Most of us don't spend much time thinking about the Bill of Rights and what it stands for -- at least, we don't until one of those rights is imperiled.
One of the most important rights enshrined in the U.S. Constitution is the Sixth Amendment's guarantee of your right to an attorney. The Founders who wrote the Bill of Rights recognized that a person charged with a crime has little chance of receiving a fair trial if they are forced to defend themselves in court. It was just as true then as it is today that your only realistic chance of avoiding jail time is to have an experienced defense lawyer representing you.
How the right to counsel has grown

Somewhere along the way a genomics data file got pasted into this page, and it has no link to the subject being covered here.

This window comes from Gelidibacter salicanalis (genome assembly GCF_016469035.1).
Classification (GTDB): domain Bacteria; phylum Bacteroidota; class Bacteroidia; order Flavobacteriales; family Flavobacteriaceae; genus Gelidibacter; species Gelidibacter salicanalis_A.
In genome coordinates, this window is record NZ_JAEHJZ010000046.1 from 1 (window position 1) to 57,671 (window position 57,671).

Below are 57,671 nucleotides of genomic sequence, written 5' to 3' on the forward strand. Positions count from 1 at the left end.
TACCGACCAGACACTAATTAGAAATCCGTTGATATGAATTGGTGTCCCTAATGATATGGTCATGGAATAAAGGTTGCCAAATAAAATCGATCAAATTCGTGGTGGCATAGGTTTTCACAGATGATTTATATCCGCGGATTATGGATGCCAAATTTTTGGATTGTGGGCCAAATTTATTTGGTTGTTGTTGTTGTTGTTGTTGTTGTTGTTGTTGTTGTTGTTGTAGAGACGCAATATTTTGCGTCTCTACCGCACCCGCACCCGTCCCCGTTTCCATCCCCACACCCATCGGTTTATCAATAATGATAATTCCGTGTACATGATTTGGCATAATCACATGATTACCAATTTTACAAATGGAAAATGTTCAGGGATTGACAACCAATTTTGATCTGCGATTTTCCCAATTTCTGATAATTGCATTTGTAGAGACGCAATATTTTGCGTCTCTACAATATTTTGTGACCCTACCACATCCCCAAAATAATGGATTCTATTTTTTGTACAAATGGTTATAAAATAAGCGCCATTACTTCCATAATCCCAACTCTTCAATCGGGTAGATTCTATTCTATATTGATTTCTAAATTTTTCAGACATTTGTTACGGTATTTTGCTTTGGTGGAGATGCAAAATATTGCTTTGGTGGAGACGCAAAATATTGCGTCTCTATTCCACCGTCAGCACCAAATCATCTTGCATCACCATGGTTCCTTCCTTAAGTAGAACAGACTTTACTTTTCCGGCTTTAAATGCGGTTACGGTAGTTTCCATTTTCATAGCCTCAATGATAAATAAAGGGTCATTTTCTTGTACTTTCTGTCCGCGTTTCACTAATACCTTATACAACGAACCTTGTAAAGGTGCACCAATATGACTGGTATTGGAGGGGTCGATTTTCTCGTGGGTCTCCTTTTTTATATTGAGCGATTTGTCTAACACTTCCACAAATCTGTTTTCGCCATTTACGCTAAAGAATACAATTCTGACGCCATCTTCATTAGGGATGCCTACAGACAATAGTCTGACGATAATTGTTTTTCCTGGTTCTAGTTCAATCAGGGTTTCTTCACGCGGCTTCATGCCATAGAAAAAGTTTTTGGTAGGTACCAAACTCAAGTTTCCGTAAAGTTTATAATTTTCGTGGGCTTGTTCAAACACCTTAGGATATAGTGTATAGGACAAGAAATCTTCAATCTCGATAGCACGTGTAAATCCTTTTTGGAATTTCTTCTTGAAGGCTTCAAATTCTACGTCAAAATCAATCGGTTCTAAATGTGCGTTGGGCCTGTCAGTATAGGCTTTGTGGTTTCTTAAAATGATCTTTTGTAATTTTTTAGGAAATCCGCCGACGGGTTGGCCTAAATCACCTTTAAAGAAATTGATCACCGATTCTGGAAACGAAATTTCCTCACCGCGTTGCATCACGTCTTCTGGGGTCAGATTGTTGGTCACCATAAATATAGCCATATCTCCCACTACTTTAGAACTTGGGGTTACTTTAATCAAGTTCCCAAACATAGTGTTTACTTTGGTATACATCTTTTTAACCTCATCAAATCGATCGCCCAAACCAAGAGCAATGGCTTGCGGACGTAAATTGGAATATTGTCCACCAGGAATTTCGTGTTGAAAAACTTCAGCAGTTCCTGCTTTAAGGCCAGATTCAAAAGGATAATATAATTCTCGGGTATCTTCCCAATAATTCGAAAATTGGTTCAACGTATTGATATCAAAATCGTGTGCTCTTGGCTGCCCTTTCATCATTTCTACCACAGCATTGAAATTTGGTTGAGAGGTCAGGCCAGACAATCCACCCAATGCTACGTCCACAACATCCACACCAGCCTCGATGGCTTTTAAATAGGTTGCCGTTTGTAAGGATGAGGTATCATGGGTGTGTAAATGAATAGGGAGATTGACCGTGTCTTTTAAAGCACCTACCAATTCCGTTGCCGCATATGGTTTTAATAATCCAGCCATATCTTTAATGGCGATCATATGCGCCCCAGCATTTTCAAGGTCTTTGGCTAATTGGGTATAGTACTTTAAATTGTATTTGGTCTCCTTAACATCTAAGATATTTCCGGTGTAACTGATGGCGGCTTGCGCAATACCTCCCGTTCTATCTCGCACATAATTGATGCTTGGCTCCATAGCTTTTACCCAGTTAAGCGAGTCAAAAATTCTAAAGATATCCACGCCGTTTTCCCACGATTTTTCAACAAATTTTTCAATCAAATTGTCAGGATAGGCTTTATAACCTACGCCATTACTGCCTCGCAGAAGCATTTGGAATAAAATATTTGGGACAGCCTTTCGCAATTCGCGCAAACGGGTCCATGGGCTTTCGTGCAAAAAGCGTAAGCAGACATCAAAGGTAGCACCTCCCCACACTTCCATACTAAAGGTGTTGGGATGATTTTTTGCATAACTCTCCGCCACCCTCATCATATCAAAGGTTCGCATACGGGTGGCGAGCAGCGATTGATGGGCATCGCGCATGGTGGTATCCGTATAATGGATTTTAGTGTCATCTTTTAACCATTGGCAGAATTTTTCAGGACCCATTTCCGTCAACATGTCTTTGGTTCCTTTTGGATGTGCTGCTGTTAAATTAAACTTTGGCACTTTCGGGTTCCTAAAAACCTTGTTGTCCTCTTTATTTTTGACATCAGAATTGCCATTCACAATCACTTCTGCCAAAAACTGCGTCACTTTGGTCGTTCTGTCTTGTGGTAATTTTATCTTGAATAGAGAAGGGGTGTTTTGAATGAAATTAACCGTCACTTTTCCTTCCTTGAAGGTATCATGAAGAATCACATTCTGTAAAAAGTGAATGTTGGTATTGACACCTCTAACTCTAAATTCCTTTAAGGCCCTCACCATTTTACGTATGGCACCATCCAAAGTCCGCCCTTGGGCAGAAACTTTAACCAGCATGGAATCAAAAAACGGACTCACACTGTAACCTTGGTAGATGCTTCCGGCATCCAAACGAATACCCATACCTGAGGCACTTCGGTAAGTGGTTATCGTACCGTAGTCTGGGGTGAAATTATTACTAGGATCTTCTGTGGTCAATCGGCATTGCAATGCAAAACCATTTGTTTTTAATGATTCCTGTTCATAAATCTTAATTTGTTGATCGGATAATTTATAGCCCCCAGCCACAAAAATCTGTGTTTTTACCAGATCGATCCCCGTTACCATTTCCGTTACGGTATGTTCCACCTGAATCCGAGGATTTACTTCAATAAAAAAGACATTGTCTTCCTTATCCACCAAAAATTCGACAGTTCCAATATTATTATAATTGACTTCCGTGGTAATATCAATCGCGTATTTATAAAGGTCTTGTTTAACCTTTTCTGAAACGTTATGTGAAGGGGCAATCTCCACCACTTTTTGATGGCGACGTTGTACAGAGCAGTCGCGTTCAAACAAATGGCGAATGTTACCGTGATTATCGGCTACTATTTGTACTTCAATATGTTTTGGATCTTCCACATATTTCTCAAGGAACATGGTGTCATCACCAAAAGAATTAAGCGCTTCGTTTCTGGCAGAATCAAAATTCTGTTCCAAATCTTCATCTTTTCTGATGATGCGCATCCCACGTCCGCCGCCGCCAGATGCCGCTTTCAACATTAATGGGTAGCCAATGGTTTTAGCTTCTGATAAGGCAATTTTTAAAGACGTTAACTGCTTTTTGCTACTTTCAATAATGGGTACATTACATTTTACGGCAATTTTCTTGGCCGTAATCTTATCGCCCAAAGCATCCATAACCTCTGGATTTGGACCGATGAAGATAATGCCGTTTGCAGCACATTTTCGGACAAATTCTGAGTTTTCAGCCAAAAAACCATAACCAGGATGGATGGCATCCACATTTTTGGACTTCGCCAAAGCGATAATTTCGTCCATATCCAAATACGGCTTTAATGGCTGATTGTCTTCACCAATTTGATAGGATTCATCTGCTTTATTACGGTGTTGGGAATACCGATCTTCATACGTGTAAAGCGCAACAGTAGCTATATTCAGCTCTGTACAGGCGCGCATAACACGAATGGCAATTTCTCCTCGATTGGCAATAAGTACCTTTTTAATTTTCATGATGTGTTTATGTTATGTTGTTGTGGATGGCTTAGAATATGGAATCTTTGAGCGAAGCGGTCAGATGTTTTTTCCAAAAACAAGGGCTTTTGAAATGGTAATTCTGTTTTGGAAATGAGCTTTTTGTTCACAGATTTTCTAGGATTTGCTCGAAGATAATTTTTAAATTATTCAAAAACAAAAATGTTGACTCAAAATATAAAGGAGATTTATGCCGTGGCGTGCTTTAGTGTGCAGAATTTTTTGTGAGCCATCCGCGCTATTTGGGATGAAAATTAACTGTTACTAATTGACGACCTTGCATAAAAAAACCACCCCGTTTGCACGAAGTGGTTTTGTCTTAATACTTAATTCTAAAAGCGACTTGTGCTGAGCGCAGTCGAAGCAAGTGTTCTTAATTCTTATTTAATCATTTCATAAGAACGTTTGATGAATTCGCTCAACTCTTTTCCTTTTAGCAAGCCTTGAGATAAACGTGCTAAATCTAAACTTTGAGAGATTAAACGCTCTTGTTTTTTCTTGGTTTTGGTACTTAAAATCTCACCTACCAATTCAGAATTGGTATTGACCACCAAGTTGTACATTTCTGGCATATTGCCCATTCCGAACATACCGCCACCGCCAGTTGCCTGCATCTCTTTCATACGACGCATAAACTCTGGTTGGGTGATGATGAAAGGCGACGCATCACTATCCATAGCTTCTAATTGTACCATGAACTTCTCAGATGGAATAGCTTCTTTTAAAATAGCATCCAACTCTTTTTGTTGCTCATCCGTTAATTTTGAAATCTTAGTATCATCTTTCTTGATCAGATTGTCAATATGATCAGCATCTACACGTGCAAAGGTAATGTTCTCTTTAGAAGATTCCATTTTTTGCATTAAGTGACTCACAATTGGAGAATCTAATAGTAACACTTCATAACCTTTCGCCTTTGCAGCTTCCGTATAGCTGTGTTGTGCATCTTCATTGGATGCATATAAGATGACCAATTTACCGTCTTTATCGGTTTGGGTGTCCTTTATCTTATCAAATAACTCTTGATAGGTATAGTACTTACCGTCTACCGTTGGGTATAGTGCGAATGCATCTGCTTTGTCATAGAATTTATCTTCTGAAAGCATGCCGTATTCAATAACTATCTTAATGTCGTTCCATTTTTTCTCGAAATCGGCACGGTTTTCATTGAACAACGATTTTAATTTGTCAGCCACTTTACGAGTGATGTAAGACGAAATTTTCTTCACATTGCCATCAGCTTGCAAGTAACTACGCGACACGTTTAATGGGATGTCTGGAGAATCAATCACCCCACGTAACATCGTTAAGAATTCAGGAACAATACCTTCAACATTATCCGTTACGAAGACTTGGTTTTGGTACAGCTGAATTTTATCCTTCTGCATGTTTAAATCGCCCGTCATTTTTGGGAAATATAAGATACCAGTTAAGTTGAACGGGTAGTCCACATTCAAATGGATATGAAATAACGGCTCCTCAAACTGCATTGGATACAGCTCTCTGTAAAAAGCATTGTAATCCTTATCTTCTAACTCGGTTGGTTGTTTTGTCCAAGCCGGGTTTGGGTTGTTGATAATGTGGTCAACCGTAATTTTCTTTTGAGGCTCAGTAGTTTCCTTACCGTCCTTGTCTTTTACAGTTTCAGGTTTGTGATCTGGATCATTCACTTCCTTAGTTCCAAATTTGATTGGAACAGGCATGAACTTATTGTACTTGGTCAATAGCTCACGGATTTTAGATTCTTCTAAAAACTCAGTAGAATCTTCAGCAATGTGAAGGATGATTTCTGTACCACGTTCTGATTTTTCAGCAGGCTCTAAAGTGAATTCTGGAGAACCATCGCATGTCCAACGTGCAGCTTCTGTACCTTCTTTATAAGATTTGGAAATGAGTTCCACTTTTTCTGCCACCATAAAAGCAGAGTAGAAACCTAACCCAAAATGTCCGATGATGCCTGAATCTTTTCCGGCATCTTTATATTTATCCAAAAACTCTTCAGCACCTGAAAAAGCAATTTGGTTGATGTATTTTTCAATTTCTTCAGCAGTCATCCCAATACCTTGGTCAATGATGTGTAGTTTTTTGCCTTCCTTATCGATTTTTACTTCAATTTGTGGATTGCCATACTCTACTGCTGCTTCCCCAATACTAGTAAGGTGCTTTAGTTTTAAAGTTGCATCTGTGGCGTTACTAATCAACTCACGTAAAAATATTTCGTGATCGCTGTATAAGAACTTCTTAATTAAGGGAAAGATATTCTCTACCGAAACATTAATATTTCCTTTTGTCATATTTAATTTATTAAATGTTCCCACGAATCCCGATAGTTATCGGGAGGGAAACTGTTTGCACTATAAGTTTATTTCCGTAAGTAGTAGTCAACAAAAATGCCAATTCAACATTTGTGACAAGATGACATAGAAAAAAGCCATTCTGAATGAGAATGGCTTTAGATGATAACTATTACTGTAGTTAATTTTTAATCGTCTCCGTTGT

It is important to remember that the Sixth Amendment's "assistance of counsel" clause was pretty limited in application for many years. For more than 170 years, it only applied to people charged with a federal crime. It wasn't until 1963, in the landmark Gideon v. Wainwright, that the U.S. Supreme Court ruled that the right to an attorney also applied to state felony charges.
Cost was a separate issue. Many people accused of a crime cannot afford an attorney. Fortunately, the Court also ruled in Gideon that the government must provide competent legal counsel to all defendants facing a felony charge. In 1972, the Court went further. It found in Argersinger v. Hamlin that defendants have a right to counsel, regardless of ability to pay, any time they are facing possible imprisonment.
The right that protects all your other rights
If you have been charged with DUI or any other crime, you have several rights. But virtually the only way to protect those rights and level the playing field against the prosecution is to invoke your right to a defense attorney.